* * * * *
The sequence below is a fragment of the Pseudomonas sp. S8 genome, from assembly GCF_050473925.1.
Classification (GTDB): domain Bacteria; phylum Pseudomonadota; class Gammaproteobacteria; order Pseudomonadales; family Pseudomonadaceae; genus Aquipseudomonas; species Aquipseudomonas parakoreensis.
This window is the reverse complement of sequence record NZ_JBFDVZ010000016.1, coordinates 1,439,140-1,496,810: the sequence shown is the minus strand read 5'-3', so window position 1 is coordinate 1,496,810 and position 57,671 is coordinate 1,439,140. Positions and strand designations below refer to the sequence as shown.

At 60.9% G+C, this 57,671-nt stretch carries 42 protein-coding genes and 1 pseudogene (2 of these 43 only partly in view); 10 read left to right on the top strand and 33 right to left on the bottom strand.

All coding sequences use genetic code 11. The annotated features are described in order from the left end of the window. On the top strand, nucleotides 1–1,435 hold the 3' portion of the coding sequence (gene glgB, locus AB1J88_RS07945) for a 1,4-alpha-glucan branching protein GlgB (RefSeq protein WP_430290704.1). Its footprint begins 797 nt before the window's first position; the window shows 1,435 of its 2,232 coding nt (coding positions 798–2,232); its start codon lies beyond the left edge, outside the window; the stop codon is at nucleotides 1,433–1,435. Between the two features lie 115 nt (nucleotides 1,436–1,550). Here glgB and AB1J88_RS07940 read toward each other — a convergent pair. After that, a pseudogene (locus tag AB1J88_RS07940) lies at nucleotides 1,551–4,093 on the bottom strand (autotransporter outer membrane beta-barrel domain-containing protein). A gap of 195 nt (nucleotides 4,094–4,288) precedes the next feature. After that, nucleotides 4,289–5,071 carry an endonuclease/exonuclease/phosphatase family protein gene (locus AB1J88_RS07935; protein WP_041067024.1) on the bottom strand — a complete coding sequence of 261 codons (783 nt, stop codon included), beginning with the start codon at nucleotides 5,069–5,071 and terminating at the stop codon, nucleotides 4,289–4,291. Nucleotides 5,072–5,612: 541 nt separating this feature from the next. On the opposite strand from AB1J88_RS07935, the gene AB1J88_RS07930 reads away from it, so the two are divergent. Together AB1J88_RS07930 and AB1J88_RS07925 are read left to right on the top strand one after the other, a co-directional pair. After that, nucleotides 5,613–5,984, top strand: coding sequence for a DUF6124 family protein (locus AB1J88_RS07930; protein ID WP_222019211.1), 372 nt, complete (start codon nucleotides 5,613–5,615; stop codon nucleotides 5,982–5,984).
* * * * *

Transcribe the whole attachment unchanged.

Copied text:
The sequence below is a fragment of the Pseudomonas sp. S8 genome, from assembly GCF_050473925.1.
Classification (GTDB): domain Bacteria; phylum Pseudomonadota; class Gammaproteobacteria; order Pseudomonadales; family Pseudomonadaceae; genus Aquipseudomonas; species Aquipseudomonas parakoreensis.
This window is the reverse complement of sequence record NZ_JBFDVZ010000016.1, coordinates 1,439,140-1,496,810: the sequence shown is the minus strand read 5'-3', so window position 1 is coordinate 1,496,810 and position 57,671 is coordinate 1,439,140. Positions and strand designations below refer to the sequence as shown.

At 60.9% G+C, this 57,671-nt stretch carries 42 protein-coding genes and 1 pseudogene (2 of these 43 only partly in view); 10 read left to right on the top strand and 33 right to left on the bottom strand.

All coding sequences use genetic code 11. The annotated features are described in order from the left end of the window. On the top strand, nucleotides 1–1,435 hold the 3' portion of the coding sequence (gene glgB, locus AB1J88_RS07945) for a 1,4-alpha-glucan branching protein GlgB (RefSeq protein WP_430290704.1). Its footprint begins 797 nt before the window's first position; the window shows 1,435 of its 2,232 coding nt (coding positions 798–2,232); its start codon lies beyond the left edge, outside the window; the stop codon is at nucleotides 1,433–1,435. Between the two features lie 115 nt (nucleotides 1,436–1,550). Here glgB and AB1J88_RS07940 read toward each other — a convergent pair. After that, a pseudogene (locus tag AB1J88_RS07940) lies at nucleotides 1,551–4,093 on the bottom strand (autotransporter outer membrane beta-barrel domain-containing protein). A gap of 195 nt (nucleotides 4,094–4,288) precedes the next feature. After that, nucleotides 4,289–5,071 carry an endonuclease/exonuclease/phosphatase family protein gene (locus AB1J88_RS07935; protein WP_041067024.1) on the bottom strand — a complete coding sequence of 261 codons (783 nt, stop codon included), beginning with the start codon at nucleotides 5,069–5,071 and terminating at the stop codon, nucleotides 4,289–4,291. Nucleotides 5,072–5,612: 541 nt separating this feature from the next. On the opposite strand from AB1J88_RS07935, the gene AB1J88_RS07930 reads away from it, so the two are divergent. Together AB1J88_RS07930 and AB1J88_RS07925 are read left to right on the top strand one after the other, a co-directional pair. After that, nucleotides 5,613–5,984, top strand: coding sequence for a DUF6124 family protein (locus AB1J88_RS07930; protein ID WP_222019211.1), 372 nt, complete (start codon nucleotides 5,613–5,615; stop codon nucleotides 5,982–5,984).